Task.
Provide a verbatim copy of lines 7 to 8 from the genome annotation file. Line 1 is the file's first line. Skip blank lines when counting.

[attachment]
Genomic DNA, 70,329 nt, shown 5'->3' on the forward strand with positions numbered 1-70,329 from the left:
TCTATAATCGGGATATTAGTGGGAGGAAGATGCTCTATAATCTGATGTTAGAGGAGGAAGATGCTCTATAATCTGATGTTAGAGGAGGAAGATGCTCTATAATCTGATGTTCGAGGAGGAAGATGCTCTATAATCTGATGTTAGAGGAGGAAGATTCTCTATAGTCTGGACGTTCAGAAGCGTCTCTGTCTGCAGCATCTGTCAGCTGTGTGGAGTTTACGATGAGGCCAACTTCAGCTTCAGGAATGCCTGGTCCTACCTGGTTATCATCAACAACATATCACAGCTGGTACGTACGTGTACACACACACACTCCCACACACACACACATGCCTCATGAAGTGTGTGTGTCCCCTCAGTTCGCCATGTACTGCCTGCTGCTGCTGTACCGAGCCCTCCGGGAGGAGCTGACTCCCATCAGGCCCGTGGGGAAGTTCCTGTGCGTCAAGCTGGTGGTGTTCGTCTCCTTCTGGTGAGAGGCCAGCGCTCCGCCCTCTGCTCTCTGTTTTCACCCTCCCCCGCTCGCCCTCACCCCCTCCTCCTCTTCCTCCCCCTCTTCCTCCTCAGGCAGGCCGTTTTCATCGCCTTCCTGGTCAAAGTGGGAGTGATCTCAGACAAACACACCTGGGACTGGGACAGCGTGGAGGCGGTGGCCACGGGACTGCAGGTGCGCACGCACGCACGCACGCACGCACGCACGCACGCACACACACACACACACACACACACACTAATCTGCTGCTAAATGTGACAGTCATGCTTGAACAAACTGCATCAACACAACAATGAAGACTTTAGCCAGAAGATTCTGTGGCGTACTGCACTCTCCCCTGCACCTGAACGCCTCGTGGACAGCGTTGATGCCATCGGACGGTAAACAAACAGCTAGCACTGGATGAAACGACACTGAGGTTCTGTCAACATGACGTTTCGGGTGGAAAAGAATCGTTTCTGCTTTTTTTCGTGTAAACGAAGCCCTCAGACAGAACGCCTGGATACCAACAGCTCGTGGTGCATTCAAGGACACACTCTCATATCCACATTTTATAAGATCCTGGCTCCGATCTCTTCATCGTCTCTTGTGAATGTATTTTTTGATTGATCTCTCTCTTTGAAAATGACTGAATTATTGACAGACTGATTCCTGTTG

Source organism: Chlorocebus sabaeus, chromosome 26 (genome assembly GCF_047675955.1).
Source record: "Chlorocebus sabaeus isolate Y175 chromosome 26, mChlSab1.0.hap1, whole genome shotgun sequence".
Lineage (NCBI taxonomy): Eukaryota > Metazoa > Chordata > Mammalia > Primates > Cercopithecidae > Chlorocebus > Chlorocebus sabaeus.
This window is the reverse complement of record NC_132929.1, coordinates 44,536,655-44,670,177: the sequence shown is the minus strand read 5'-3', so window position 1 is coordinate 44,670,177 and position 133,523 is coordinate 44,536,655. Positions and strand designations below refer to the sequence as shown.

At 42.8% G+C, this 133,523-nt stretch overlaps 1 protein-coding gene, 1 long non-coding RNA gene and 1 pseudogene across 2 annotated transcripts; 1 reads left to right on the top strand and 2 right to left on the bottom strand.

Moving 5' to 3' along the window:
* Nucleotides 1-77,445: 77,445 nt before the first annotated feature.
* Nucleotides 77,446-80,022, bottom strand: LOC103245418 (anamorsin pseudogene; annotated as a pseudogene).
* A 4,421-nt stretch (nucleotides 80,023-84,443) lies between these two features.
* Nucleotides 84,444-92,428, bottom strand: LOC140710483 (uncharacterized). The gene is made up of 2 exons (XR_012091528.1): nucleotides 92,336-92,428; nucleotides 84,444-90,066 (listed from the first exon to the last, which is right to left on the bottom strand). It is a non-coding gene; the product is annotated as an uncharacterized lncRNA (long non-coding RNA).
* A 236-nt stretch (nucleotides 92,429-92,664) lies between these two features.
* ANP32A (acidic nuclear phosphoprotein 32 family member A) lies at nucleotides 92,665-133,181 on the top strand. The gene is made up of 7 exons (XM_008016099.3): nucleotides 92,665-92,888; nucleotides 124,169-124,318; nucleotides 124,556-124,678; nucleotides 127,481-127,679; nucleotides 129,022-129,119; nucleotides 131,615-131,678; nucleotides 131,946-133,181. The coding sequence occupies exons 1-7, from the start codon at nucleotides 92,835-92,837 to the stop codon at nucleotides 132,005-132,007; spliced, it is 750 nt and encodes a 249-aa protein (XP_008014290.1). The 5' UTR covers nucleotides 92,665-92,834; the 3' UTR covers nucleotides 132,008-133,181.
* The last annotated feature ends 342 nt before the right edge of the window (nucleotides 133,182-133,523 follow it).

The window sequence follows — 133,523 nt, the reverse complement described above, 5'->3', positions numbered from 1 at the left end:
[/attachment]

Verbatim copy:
At 42.8% G+C, this 133,523-nt stretch overlaps 1 protein-coding gene, 1 long non-coding RNA gene and 1 pseudogene across 2 annotated transcripts; 1 reads left to right on the top strand and 2 right to left on the bottom strand.

Moving 5' to 3' along the window: